Gov. Rod Blagojevich's chief defense attorney announced Friday that he is bailing out of the fraud and bribery case against the governor, strongly hinting that his embattled client refused to listen to his advice.
"I never require a client to do what I say, but I do require them to at least listen," Edward Genson said. "I intend to withdraw as counsel in this case."
Genson, who won renown in defending R&B star R. Kelly and former newspaper baron Conrad Black, dropped his bombshell announcement after a U.S. District Court hearing during which Chief Judge James F. Holderman released four wiretapped recordings of Blagojevich and his associates to the Illinois House impeachment committee.
Blagojevich, facing charges of fraud conspiracy and solicitation of bribery, was impeached by the Illinois House earlier this month and today faces trial in the Senate.
The governor held a news conference Friday afternoon and complained that the impeachment trial was unfair and indicated he would not attend.
In recent days, Genson has seemed to be on a separate wavelength from both his client and two other defense attorneys on the case. The legal team sent mixed signals to the media regarding whether the governor planned a lawsuit challenging Senate trial rules.
Attorney Samuel E. Adam told The Associated Press on Thursday that a lawsuit was being prepared and could be filed with the Illinois Supreme Court within days. Genson told the AP that afternoon that he did not know whether Blagojevich would file a lawsuit to block the trial.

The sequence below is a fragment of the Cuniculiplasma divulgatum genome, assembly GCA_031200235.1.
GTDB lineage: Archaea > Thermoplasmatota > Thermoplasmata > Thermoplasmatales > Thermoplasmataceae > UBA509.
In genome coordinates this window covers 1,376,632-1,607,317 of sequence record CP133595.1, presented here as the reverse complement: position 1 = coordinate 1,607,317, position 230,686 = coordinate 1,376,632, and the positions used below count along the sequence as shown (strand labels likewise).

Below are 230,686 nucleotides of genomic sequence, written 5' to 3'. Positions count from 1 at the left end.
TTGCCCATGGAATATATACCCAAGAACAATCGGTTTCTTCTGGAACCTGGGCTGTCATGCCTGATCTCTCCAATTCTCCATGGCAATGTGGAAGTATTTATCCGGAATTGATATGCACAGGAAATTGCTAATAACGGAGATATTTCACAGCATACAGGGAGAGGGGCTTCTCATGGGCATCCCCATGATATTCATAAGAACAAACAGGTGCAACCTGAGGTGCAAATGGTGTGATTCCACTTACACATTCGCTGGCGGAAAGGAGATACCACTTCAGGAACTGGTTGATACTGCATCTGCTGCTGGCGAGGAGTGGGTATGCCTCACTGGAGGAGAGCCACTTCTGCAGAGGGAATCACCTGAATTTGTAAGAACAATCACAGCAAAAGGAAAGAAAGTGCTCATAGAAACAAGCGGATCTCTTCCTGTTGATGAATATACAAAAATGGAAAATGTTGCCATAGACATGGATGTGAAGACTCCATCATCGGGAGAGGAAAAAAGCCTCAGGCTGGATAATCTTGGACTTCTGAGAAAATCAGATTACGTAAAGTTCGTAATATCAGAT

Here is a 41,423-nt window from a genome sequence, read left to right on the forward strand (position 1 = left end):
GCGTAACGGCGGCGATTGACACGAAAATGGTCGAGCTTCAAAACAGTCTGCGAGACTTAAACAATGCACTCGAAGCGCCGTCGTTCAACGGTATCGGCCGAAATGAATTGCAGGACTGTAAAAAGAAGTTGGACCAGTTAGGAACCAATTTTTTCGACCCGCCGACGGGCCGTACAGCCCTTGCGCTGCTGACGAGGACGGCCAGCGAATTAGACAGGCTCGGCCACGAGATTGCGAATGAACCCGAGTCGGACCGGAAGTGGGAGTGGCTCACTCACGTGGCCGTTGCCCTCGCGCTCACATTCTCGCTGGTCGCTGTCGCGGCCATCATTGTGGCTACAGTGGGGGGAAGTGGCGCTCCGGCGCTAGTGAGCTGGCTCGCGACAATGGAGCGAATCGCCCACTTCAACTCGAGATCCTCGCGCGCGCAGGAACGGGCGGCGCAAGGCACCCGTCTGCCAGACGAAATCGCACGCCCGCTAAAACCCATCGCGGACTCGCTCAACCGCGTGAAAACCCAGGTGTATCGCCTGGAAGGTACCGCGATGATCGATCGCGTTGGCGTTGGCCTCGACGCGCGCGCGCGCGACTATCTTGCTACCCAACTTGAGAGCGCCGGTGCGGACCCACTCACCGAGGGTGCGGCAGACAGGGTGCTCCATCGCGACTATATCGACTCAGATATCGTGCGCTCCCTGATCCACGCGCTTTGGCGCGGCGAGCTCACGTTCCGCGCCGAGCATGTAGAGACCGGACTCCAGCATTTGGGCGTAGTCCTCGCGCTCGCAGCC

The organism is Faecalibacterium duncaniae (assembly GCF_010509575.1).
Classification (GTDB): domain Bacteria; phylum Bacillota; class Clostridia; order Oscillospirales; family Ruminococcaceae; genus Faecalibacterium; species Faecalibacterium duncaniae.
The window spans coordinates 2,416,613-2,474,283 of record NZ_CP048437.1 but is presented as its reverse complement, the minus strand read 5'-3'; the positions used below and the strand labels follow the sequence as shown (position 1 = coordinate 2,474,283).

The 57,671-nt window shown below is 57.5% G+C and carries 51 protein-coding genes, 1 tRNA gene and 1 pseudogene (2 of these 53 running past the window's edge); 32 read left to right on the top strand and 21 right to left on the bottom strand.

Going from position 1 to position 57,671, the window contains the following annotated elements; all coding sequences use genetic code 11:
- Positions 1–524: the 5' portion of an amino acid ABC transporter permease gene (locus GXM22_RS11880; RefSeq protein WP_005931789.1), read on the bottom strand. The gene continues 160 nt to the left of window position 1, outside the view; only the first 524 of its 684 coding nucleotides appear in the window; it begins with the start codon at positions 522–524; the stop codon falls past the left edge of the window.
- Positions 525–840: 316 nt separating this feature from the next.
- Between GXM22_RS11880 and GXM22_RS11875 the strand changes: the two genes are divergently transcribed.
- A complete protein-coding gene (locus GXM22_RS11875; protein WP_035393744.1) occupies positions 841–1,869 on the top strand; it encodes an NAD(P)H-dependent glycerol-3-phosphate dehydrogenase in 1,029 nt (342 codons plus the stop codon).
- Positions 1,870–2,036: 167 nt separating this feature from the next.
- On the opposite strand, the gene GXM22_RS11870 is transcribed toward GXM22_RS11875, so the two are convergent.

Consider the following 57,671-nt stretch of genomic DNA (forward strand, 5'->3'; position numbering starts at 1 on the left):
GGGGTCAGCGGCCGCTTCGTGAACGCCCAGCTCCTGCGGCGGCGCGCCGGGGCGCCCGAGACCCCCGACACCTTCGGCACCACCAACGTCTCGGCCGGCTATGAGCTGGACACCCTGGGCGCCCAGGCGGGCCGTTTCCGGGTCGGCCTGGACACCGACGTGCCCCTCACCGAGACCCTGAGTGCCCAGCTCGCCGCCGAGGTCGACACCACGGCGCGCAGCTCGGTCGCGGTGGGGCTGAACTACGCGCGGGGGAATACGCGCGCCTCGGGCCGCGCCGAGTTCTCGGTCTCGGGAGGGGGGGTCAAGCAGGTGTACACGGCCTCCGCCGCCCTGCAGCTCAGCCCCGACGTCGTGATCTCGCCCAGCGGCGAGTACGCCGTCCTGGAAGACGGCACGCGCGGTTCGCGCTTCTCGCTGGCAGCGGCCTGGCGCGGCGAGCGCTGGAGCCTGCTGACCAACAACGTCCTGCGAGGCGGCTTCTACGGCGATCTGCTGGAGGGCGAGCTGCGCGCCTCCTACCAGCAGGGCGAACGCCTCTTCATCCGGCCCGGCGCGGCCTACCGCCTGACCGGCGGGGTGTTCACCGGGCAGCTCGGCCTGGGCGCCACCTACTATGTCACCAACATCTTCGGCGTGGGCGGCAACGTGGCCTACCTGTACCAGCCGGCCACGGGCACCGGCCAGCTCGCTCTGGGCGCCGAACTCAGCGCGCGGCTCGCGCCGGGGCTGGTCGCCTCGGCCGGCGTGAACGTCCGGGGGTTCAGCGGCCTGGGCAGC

"His action, what he's doing, isn't controlled by me," Genson said. "I'm not privy to it. I should be, but I'm not."
Blagojevich is charged in a criminal complaint with, among other things, plotting to sell or trade the U.S. Senate seat formerly held by President Barack Obama. The governor has the power to fill the vacant seat and after his arrest Blagojevich picked former state Attorney General Roland Burris.
The criminal complaint unsealed after Blagojevich was arrested Dec. 9 also accuses him of using the power of his office to squeeze campaign contributions and payoffs from companies and individuals doing business with the state.
He also is charged with scheming to use state aid to the Chicago Tribune in the proposed sale of Wrigley Field to force the firing of editorial writers who called for his impeachment.
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